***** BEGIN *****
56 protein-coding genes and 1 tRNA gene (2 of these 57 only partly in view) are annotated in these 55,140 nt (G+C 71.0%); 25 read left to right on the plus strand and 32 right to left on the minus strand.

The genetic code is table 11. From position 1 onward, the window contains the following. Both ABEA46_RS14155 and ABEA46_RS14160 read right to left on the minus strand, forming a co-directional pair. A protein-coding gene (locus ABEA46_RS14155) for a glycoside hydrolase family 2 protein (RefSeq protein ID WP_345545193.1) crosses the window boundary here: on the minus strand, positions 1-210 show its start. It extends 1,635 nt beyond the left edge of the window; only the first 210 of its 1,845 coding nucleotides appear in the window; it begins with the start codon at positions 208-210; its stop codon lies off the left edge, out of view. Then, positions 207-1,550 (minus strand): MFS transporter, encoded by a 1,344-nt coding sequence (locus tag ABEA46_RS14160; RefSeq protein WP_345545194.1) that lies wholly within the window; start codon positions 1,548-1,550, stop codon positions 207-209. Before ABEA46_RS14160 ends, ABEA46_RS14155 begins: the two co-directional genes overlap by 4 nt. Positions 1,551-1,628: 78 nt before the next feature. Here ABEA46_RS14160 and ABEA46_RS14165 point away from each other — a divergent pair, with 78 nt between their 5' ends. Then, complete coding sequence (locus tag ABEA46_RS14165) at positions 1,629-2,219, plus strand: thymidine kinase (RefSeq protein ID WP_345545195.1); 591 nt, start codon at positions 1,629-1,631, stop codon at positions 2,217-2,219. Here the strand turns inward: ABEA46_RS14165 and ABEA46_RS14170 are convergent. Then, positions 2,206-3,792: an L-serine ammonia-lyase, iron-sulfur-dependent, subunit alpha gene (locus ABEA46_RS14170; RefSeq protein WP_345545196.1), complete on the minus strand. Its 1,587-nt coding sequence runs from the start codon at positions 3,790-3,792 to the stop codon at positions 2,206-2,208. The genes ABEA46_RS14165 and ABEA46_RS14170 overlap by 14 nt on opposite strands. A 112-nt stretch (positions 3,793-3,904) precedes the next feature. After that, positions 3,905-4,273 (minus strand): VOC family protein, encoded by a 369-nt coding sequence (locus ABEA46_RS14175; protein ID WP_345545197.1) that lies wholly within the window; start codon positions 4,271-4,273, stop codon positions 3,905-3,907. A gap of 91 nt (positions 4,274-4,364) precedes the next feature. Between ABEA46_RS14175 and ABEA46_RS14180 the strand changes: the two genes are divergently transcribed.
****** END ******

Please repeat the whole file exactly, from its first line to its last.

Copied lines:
56 protein-coding genes and 1 tRNA gene (2 of these 57 only partly in view) are annotated in these 55,140 nt (G+C 71.0%); 25 read left to right on the plus strand and 32 right to left on the minus strand.

The genetic code is table 11. From position 1 onward, the window contains the following. Both ABEA46_RS14155 and ABEA46_RS14160 read right to left on the minus strand, forming a co-directional pair. A protein-coding gene (locus ABEA46_RS14155) for a glycoside hydrolase family 2 protein (RefSeq protein ID WP_345545193.1) crosses the window boundary here: on the minus strand, positions 1-210 show its start. It extends 1,635 nt beyond the left edge of the window; only the first 210 of its 1,845 coding nucleotides appear in the window; it begins with the start codon at positions 208-210; its stop codon lies off the left edge, out of view. Then, positions 207-1,550 (minus strand): MFS transporter, encoded by a 1,344-nt coding sequence (locus tag ABEA46_RS14160; RefSeq protein WP_345545194.1) that lies wholly within the window; start codon positions 1,548-1,550, stop codon positions 207-209. Before ABEA46_RS14160 ends, ABEA46_RS14155 begins: the two co-directional genes overlap by 4 nt. Positions 1,551-1,628: 78 nt before the next feature. Here ABEA46_RS14160 and ABEA46_RS14165 point away from each other — a divergent pair, with 78 nt between their 5' ends. Then, complete coding sequence (locus tag ABEA46_RS14165) at positions 1,629-2,219, plus strand: thymidine kinase (RefSeq protein ID WP_345545195.1); 591 nt, start codon at positions 1,629-1,631, stop codon at positions 2,217-2,219. Here the strand turns inward: ABEA46_RS14165 and ABEA46_RS14170 are convergent. Then, positions 2,206-3,792: an L-serine ammonia-lyase, iron-sulfur-dependent, subunit alpha gene (locus ABEA46_RS14170; RefSeq protein WP_345545196.1), complete on the minus strand. Its 1,587-nt coding sequence runs from the start codon at positions 3,790-3,792 to the stop codon at positions 2,206-2,208. The genes ABEA46_RS14165 and ABEA46_RS14170 overlap by 14 nt on opposite strands. A 112-nt stretch (positions 3,793-3,904) precedes the next feature. After that, positions 3,905-4,273 (minus strand): VOC family protein, encoded by a 369-nt coding sequence (locus ABEA46_RS14175; protein ID WP_345545197.1) that lies wholly within the window; start codon positions 4,271-4,273, stop codon positions 3,905-3,907. A gap of 91 nt (positions 4,274-4,364) precedes the next feature. Between ABEA46_RS14175 and ABEA46_RS14180 the strand changes: the two genes are divergently transcribed.